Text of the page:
TC Staff Attend ALiCE Training

by Mike Orange

Safety and security! As parents and educators, it is continuously at the forefront of our thinking. We seek every opportunity to harden our schools as targets against anyone who would seek to do harm. Our hearts’ desire is to guard and defend the most precious things to us...our children. At Troy Christian, we are in a continual process of evaluating our security, and we do all that we can to improve and adjust in this vital area.


To this end, three of our staff recently attended a two-day ALiCE training, hosted by the Troy Police Department. Mrs. Inman, Mrs. Long, and Mr. Orange were selected to represent each area of our educational ministry; early childhood, elementary and junior and senior high schools. We were joined by 40 other law enforcement officers and co-educators from Ohio, Indiana, and West Virginia. The training involved both classroom and practical approaches to teaching the ALiCE concepts. It was in-depth and rigorous, as we were challenged by participating in full-scale scenarios to react to a variety of threatening conditions.

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ALiCE, (Alert, Lockdown, inform, Counter and Evacuate), is a threat-response program that was developed in the wake of the Columbine tragedy by a law enforcement officer whose wife was an educator. This approach encourages administrators, teachers, staff, and students to actively participate in their survival during a “critical violent incident.” In the past, during such incidents, the prescribed strategy was just to lockdown in classrooms and offices, hoping that law enforcement would arrive in time to eliminate the threat. Unfortunately, most of the damage was already done before “first responders” could intervene.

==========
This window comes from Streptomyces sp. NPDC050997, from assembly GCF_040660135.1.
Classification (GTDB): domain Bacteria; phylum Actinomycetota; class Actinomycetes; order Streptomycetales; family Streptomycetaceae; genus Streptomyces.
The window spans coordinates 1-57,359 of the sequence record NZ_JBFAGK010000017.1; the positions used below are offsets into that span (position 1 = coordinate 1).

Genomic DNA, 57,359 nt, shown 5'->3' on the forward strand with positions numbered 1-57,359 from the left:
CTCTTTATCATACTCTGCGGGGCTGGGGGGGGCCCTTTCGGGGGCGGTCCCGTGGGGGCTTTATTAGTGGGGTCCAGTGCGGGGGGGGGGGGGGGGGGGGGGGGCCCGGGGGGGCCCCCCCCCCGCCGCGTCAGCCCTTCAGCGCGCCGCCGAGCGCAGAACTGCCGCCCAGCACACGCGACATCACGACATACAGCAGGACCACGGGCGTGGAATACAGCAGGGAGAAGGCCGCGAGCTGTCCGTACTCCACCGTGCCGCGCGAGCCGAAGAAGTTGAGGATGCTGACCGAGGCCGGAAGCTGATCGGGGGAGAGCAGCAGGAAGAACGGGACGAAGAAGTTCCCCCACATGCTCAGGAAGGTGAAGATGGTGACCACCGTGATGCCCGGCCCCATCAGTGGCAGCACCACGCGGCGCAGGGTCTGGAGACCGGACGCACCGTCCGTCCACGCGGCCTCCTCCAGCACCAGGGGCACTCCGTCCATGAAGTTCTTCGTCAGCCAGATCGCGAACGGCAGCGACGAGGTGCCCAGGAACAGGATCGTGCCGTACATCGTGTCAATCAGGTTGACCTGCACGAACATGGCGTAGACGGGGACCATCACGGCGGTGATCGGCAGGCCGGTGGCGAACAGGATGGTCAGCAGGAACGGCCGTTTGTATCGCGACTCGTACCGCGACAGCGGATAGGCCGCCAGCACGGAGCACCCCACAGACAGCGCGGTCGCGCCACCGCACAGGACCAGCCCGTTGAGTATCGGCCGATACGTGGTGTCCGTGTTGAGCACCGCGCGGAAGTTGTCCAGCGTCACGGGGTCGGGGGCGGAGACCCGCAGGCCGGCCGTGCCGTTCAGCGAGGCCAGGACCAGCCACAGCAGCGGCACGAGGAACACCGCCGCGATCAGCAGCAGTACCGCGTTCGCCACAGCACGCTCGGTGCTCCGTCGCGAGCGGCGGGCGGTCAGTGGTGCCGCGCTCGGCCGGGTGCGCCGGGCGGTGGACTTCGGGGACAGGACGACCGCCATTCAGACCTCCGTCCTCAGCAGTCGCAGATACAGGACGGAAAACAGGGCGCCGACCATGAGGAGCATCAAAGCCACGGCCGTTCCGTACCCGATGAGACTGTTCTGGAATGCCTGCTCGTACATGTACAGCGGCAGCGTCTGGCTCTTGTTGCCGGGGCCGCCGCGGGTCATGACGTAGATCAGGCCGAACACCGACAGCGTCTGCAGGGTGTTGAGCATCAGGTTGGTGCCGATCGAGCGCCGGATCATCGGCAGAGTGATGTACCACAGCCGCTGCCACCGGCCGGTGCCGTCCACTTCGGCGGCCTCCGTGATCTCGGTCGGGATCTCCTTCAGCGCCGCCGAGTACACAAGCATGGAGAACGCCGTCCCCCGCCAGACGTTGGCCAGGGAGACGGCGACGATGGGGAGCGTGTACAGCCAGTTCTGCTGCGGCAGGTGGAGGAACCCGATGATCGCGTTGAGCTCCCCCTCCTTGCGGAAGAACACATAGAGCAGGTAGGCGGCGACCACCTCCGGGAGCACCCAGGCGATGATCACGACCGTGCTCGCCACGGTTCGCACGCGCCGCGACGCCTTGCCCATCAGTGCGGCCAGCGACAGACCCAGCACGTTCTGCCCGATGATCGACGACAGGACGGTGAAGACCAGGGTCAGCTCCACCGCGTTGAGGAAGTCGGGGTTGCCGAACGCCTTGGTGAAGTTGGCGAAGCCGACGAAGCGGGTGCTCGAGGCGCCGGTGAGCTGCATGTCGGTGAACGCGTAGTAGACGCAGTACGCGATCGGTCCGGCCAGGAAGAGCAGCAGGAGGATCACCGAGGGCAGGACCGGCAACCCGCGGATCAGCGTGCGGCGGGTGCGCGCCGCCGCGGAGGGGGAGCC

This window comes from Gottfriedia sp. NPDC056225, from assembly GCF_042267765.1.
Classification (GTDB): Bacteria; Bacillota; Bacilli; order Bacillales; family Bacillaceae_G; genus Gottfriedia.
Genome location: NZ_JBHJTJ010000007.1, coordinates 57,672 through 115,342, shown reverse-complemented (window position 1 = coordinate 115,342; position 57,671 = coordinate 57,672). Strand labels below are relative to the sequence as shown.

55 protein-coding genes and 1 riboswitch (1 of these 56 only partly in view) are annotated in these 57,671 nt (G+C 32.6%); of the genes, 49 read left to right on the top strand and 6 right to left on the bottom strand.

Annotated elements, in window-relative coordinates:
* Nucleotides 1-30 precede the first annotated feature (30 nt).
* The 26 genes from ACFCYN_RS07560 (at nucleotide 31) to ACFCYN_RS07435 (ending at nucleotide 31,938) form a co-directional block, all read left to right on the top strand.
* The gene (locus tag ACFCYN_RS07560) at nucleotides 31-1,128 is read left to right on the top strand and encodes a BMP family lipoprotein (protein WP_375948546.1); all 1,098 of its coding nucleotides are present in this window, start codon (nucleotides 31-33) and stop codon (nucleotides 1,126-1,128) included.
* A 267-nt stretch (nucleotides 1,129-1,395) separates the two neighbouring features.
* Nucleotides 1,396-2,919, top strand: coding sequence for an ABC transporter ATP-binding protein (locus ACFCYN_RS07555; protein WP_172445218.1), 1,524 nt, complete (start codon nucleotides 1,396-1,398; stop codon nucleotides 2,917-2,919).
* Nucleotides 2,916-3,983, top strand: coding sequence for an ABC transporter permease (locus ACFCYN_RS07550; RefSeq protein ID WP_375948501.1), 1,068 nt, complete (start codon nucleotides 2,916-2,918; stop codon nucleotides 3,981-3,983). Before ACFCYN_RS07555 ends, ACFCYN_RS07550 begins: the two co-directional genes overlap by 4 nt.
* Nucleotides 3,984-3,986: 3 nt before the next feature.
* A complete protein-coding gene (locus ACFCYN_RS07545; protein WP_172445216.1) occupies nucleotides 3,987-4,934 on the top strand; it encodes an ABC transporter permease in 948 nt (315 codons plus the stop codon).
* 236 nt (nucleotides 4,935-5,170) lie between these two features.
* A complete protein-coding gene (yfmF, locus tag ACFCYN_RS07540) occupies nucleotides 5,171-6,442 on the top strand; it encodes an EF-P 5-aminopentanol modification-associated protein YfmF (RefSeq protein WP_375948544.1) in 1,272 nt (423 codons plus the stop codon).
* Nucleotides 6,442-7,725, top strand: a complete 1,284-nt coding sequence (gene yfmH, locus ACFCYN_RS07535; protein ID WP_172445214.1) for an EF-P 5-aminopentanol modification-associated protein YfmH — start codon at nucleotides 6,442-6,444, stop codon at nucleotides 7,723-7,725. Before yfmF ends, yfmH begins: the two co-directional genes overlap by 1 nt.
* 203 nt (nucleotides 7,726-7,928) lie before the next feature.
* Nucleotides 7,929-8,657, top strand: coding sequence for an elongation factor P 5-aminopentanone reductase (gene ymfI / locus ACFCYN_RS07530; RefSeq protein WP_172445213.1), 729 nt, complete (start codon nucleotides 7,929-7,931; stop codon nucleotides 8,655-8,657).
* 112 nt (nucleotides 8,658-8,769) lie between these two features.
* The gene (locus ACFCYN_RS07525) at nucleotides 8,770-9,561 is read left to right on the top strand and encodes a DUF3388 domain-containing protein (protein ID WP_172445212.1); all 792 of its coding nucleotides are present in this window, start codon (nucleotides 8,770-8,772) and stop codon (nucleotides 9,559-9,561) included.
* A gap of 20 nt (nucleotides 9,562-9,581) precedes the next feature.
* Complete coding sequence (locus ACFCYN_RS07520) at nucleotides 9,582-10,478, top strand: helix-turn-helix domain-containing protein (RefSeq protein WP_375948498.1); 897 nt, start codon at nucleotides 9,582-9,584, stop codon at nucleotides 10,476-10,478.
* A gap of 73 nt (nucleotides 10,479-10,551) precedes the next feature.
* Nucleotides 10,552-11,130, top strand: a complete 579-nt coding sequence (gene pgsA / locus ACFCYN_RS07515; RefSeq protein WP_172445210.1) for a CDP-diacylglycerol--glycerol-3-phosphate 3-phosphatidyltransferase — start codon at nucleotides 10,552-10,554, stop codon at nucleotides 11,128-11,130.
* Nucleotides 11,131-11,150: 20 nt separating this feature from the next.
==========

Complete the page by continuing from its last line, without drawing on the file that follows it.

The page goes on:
In a crisis, there are other options available, and ALiCE instructs us to think, evaluate and respond with the information that we have in front of us. While barricading and locking down might be the appropriate response in one classroom or section of the building, in other areas the best option may be to evacuate. The key is not to get locked into one way of thinking, causing us to disregard options that might reduce injuries and save lives.

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The representatives at the training become certified ALiCE trainers after they attend the two-day session and complete an online course, which includes passing a series of tests. They will now, in partnership with our School Resource Officers (SROs) from the Troy Police Department, use this knowledge to train our faculty, staff, and students. We believe that this will improve our security at Troy Christian and prepare us to respond in the face of an active threat more effectively. As always, this effort involves all of us in the community. If you see something, say something. Join us in this vital effort to make Troy Christian Schools a safe and joyous place to learn.